Accordingly, when the user 50 enters the hallway 702, the tracking system 14 may switch from the world-lock display mode 44 to the body-lock display mode 48. In response, the volumetric meshes may visually transition from the 3D view to a 2D view. In one example, the volumetric meshes may collapse to a 2D view of a video slate 706. The video slate 706 may be a screen viewport of a virtual world that the virtual objects inhabit. The video slate 706 may have a body-locked position and the virtual objects may move within the virtual world depicted in the video slate.

In another example, one or more sensors of the HMD device 36 may be at least partially obscured by hair of the user, a hand or arm of the user, and/or a hat worn by the user. In this example, sensor data 46 from the one or more sensors may be analyzed to detect visual indicators of user hair, a hand or arm of the user, and/or a hat worn by the user. Based on such analysis, input uncertainty values may be determined. For example, where image data reveals a hat brim obscuring more than 50% of the field of view of an image sensor, the tracking system 14 may determine that such conditions will yield an Unavailable estimated quality level for the world-lock display mode 44.

In another example, the feedback 42 of the estimated quality level of the world-lock display mode 44 may comprise altering the appearance of one or more virtual objects 32. With reference again to FIG. 6, in one example where the estimated quality level drops from a first level to a second lower level, the volumetric hologram of the evil wizard 606 may be made transparent to indicate a lower estimated quality level. In other examples, one or more of the volumetric holograms or 2D images may be displayed in a particular color to indicate a corresponding estimated quality level. In other examples, one or more of the holograms or images may be displayed to appear to quiver or otherwise visually vibrate to indicate a corresponding estimated quality level. It will be appreciated that the foregoing examples are not exclusive, and that many other examples of altering the appearance of one or more virtual objects 32 may be utilized.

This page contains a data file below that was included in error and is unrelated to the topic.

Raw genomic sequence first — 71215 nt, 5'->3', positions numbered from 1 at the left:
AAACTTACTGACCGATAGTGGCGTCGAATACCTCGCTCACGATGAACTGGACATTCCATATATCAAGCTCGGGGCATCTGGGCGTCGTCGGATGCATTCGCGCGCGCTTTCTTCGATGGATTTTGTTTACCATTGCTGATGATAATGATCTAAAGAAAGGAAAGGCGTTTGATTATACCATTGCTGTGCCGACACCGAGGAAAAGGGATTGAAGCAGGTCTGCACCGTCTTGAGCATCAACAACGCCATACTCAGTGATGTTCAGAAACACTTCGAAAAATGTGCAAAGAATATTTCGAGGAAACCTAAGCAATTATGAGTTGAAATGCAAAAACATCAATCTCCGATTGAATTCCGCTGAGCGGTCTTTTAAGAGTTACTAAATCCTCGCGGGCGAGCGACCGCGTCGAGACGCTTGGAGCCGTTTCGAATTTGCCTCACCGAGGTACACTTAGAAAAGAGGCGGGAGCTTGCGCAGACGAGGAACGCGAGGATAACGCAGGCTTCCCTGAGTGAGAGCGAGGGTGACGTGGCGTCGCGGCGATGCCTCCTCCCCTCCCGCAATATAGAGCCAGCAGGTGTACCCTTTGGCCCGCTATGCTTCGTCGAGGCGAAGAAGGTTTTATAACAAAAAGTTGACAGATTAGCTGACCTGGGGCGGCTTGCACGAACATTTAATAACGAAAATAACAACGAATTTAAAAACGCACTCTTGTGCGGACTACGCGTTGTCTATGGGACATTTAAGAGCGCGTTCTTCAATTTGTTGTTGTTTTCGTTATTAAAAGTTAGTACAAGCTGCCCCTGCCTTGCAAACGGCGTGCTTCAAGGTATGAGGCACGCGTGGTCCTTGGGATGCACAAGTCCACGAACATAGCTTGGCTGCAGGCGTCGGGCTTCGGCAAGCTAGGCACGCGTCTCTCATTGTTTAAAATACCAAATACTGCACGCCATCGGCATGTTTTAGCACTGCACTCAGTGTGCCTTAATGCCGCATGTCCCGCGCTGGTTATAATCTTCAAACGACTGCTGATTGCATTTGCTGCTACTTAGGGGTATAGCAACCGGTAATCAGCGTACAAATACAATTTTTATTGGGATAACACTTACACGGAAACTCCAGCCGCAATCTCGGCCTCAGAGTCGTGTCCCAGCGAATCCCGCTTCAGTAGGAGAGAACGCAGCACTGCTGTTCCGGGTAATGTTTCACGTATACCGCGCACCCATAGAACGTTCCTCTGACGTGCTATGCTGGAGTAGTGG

In other examples and with reference again to FIG. 1, the tracking system 14 may provide the estimated quality level to another application, such augmented reality application 64, that utilizes the world-lock display mode 44 and body-lock display mode 48. The application may then convey feedback 42 of the estimated quality level to the user 50 via the HMD device 36. For example, the augmented reality application 64 may engage the tracking system 14 via an application programming interface (API) and may query the tracking system 14 regarding the availability and/or estimated quality of the world-lock display mode 44. Based on the response to the query, the augmented reality application 64 may determine the type and/or manner of feedback 42 of the estimated quality level to deliver to the user 50. For example, the augmented reality application 64 may provide audio feedback to the user 50 via the HMD device 36, such as vocalizing, “World-lock mode isn't available at the moment.”

In other examples, the tracking system 14 or other application may refrain from communicating feedback 42 of an estimated quality level of the world-lock display mode 44 until a user input 68 is received from the user 50 that calls for the world-lock display mode. In one example, the tracking system 14 may operate by default in the body-lock display mode 48 and may not provide feedback 42 of an estimated quality level of the world-lock display mode 44 while in this mode. The user 50 may then make a request, take an action, or otherwise interact with the augmented reality application 64 in a manner that calls for the world-lock display mode 44. For example and with reference to FIGS. 6 and 7, the user 50 may walk from the small hallway 702, where the world-lock display mode 44 is not available, back into the room 610 where the world-lock display mode 44 is available. Accordingly, the augmented reality application 64 and tracking system 14 may then display the ¼ circle indicators showing a Good estimated quality level.